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Lumber liquor: Scientists unveil alcohol that’s made from trees

In the wide world of alcohol, brewers and distillers can make alcoholic beverages using everything from potatoes to grapes – so why not wood? Researchers at Japan’s Forestry and Forest Products Research Institute report that lumber-based beverages might soon be the newest member of the alcohol family. Apparently, these beverages have woody qualities that make them similar to alcohol aged in wood barrels.

To make this woody drink, the researchers pulverized wood into a creamy paste, then added yeast and an enzyme to begin the fermentation process. They are able to use different woods – such as cedar, birch, and cherry – and avoid using heat in order to preserve the flavor of each specific food. Using four kilograms of cedar wood gave them almost four liters of liquid, with an alcohol content of about 15 percent.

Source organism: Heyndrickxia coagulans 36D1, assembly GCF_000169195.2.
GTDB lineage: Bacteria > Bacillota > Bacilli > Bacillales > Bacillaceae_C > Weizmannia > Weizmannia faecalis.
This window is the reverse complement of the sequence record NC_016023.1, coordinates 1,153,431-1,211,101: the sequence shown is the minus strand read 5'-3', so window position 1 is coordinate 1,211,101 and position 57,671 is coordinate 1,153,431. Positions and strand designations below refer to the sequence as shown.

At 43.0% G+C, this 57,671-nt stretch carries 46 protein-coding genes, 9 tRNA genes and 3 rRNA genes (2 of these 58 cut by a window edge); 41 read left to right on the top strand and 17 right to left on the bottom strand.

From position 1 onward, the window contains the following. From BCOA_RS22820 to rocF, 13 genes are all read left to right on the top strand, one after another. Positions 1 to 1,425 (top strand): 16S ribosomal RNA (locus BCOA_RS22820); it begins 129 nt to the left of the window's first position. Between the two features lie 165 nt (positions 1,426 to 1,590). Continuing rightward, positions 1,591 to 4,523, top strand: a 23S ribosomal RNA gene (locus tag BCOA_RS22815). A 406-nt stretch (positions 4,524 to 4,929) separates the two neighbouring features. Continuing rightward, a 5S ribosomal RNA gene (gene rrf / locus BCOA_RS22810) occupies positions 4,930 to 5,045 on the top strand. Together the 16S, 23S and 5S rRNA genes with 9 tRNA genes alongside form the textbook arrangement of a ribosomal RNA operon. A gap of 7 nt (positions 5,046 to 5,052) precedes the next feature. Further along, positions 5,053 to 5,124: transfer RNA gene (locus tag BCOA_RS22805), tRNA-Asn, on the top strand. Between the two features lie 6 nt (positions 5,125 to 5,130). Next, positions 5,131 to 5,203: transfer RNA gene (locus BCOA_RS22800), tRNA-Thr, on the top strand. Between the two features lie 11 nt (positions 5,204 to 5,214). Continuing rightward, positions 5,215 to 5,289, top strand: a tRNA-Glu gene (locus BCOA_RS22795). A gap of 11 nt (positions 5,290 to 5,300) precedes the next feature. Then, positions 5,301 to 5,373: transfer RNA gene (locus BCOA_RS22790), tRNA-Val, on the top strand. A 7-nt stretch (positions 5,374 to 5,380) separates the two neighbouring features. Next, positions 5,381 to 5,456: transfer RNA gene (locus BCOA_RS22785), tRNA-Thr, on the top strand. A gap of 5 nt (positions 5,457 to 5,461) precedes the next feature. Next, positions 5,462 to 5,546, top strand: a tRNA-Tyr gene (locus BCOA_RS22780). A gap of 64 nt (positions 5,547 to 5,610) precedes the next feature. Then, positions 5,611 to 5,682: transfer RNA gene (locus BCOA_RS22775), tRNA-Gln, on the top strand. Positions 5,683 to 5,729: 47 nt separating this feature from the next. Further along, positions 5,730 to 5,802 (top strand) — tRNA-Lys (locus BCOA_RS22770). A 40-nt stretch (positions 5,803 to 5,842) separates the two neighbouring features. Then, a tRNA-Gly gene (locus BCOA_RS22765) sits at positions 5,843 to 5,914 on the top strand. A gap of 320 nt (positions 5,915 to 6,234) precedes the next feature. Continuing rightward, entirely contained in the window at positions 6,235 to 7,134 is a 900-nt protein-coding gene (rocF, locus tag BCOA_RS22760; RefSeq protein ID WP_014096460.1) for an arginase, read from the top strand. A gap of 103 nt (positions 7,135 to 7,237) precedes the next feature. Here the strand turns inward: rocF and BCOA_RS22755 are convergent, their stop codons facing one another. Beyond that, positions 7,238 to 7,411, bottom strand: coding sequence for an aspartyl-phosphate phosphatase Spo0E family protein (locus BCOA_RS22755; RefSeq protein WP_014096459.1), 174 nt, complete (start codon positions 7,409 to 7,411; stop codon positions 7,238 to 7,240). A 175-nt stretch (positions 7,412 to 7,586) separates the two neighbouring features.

A similar process of wood fermentation is currently used to produce biofuel, but the final product is flavorless and contains toxins – so it’s not exactly drinkable. “But our method can make it drinkable, and with a wood flavor, because it does not require high heat or sulphuric acid to decompose the wood,” says researcher Kengo Magara.

The Forestry and Forest Products Research in Japan – a government institute – plans on commercializing the venture with a partner in the private sector and have the wood alcohol on shelves within three years.

“We thought it would be interesting to think that alcohol could be made from something around here like trees,” Magara says. “It’s a dream-inspired project.”

By Connor Ertz, Staff Writer

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